mZ1 = matrix(rnorm(iL*iN), nrow = iN, ncol = iL)
mZ21 = matrix(rnorm(iK21*iN), nrow = iN, ncol = iK21)
mZ22 = cbind(matrix(rnorm(iK22*iN), nrow = iN, ncol = iK22))

# make assignments for consistent notation
mX21 = mZ21
mX22 = mZ22

# reduced form coefficient vectors
vBeta1 = rnorm(iK1)
vBeta21 = rnorm(iK21)
vBeta22 = rnorm(iK22)
dAlpha = rnorm(1)

# generate correlated draws from the MVN
library(MASS)
mCovar = matrix(sample(
c(1, 2, 3, 4,
1.5, 2.5, 3.5, 4.5,
.75, 1.75, 2.75, 3.75,
0.33, 0.66, 1.33, 2.33)),
nrow = 4, ncol = 4)
mCovar = crossprod(mCovar)

# correlated errors between the first stage and the reduced form equations
mVE = mvrnorm(iN, mu = rep(0, iK1 + 1), Sigma = mCovar)

# generate the endogenous variables
mX1 = mZ1 %*% mP1 + mZ21 %*% mP21 + cbind(mZ22, 1) %*% mP22 +
mVE[, -1]  # first stage error matrix

# generate the outcome variable
vY = dAlpha + mX1 %*% vBeta1 + mX21 %*% vBeta21 + cbind(mX22) %*% vBeta22 +
mVE[, 1]

# put it all together in a data frame
dfIVSim = data.frame(vY, mX21, mX22, mZ1, mX1)
names(dfIVSim) = c('y',
paste0('incExogP', 1:iK21),
paste0('incExogNP', 1:iK22),
paste0('excExog', 1:iL),
paste0('endog', 1:iK1))


### IV estimation without partialling

The next step is to estimate an instrumental varaibles models for the whole system without partialling out any of the exogenous regressors. This is easily done using the ivreg() function in the AER package.

#==========================================================
# estimate the IV model without partialling
#==========================================================
library(AER)
ivNonPartial = ivreg(as.formula(paste0('y ~',
paste0(
c(grep('incExogNP', names(dfIVSim), value = TRUE),
grep('incExogP', names(dfIVSim), value = TRUE),
grep('endog', names(dfIVSim), value = TRUE)),
collapse = '+'
), '|',
paste0(
c(grep('incExogNP', names(dfIVSim), value = TRUE),
grep('incExogP', names(dfIVSim), value = TRUE),
grep('excExog', names(dfIVSim), value = TRUE)),
collapse = '+'
),
sep = '')),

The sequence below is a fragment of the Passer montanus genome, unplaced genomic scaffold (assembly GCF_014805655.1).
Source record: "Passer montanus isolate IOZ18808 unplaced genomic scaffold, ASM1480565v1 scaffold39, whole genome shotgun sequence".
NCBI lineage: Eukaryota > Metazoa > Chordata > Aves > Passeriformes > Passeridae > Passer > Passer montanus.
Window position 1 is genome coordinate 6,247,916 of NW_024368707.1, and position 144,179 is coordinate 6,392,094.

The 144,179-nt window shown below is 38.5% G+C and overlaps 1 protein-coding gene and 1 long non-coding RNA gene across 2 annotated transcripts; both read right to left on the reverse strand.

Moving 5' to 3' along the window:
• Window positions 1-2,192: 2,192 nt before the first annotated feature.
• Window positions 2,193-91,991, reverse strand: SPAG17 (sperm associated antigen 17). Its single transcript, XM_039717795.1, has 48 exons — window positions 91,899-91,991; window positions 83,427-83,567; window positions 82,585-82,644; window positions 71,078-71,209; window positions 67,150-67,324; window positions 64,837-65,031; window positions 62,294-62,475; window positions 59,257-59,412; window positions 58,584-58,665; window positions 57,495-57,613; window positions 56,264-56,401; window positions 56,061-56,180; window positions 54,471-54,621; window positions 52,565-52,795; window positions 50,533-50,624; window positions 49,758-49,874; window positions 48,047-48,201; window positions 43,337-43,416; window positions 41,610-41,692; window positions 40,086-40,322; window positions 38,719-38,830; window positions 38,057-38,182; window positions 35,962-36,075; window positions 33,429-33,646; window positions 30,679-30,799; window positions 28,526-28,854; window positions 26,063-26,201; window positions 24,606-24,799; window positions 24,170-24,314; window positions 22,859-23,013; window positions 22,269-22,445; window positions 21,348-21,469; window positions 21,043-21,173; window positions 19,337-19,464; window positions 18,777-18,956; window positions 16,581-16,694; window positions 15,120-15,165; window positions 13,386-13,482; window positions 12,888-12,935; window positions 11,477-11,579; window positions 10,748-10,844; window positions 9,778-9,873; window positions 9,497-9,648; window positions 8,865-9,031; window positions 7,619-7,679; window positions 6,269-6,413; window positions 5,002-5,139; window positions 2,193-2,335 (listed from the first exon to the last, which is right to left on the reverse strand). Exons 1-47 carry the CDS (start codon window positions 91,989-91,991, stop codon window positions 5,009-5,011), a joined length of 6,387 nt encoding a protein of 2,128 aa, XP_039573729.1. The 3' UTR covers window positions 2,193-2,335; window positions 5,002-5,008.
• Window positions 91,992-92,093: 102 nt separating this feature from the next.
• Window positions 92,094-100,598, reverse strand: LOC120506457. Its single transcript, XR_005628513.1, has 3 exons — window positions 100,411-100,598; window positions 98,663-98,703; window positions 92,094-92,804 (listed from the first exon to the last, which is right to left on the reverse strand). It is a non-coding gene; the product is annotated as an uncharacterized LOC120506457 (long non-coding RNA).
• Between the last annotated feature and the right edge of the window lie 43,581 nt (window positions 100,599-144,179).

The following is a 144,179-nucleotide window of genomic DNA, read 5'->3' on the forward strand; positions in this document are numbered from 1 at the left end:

data = dfIVSim)


### IV estimation with partialling

The last step is to perform the same computations but after partialling out the matrix $\mathbf{X}_{21}$.

I will do these computations by hand, and if you are not familiar with the matrix formulae for constructing the 2SLS estimator, please see my answer here.

#==========================================================
# estimate the IV model after partialling out mX21
#==========================================================
# orthogonal projection matrix
mMX21 = diag(iN) - mX21 %*% solve(crossprod(mX21)) %*% t(mX21)

# matrix projections
vYP = mMX21 %*% vY
mX22P = mMX21 %*% cbind(mX22, 1)  # project intercept as well
mZ1P = mMX21 %*% mZ1
mX1P = mMX21 %*% mX1

# the instruments matrix
mZP = cbind(mZ1P, mX22P)
colnames(mZP) = c(paste0('excExog', 1:iL),
paste0('incExogNP', 1:iK22), '(Inercept)')

# the covariates matrix
mXP = cbind(mX1P, mX22P)
colnames(mXP) = c(paste0('endog', 1:iK1),
paste0('incExogNP', 1:iK22), '(Intercept)')

# projection of the covariates on the instruments
mXPHat = mZP %*% qr.solve(mZP, mXP)

# compute the 2SLS (IV) estimator
vBetaHat = qr.solve(mXPHat, vYP)


### Combined results

Once that is done, we can finally put everything together and see that the Frisch-Waugh-Lovell theorem does indeed hold in the case of the 2SLS estimator of the IV regression model.

# print out the combined results
mBeta = cbind(vBetaHat, coef(ivNonPartial)[
match(rownames(vBetaHat), names(coef(ivNonPartial)))], c(vBeta1, vBeta22, dAlpha))
colnames(mBeta) = c('Non-partial 2SLS', 'Partial 2SLS', 'True values')
print(mBeta)


This yields:

> print(mBeta)
Non-partial 2SLS Partial 2SLS True values
endog1            -0.4084523   -0.4084523  -0.2287651
endog2            -0.5572848   -0.5572848  -0.8119480
endog3            -0.7565501   -0.7565501  -0.5590752
incExogNP1         1.7839968    1.7839968   1.3362787
incExogNP2        -1.3708189   -1.3708189  -0.7752127
(Intercept)        0.7152798    0.7152798   0.9934898
`